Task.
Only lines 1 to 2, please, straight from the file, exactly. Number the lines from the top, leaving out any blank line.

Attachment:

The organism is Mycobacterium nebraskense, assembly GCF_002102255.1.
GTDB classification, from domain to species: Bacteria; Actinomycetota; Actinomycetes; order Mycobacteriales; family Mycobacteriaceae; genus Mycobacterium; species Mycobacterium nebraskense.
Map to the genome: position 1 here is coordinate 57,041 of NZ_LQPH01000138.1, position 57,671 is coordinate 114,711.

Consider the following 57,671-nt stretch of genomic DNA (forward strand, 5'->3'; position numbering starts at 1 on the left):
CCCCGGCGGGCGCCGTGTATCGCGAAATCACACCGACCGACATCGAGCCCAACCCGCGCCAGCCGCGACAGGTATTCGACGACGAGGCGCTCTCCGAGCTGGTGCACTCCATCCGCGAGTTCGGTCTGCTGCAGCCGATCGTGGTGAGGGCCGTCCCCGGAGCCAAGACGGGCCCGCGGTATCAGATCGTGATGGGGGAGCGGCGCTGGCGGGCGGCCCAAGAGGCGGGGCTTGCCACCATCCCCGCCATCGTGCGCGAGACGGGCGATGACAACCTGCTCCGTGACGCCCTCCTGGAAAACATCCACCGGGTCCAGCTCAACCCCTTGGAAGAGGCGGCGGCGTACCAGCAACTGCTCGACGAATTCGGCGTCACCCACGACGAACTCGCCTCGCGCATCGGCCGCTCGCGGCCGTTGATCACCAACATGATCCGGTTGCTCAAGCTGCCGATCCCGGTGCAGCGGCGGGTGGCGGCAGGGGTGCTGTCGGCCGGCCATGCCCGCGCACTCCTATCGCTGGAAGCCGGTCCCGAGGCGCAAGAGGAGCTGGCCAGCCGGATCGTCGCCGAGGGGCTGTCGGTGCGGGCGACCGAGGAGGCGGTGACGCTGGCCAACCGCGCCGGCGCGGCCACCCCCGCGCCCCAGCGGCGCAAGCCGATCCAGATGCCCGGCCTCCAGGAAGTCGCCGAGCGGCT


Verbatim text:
The organism is Mycobacterium nebraskense, assembly GCF_002102255.1.
GTDB classification, from domain to species: Bacteria; Actinomycetota; Actinomycetes; order Mycobacteriales; family Mycobacteriaceae; genus Mycobacterium; species Mycobacterium nebraskense.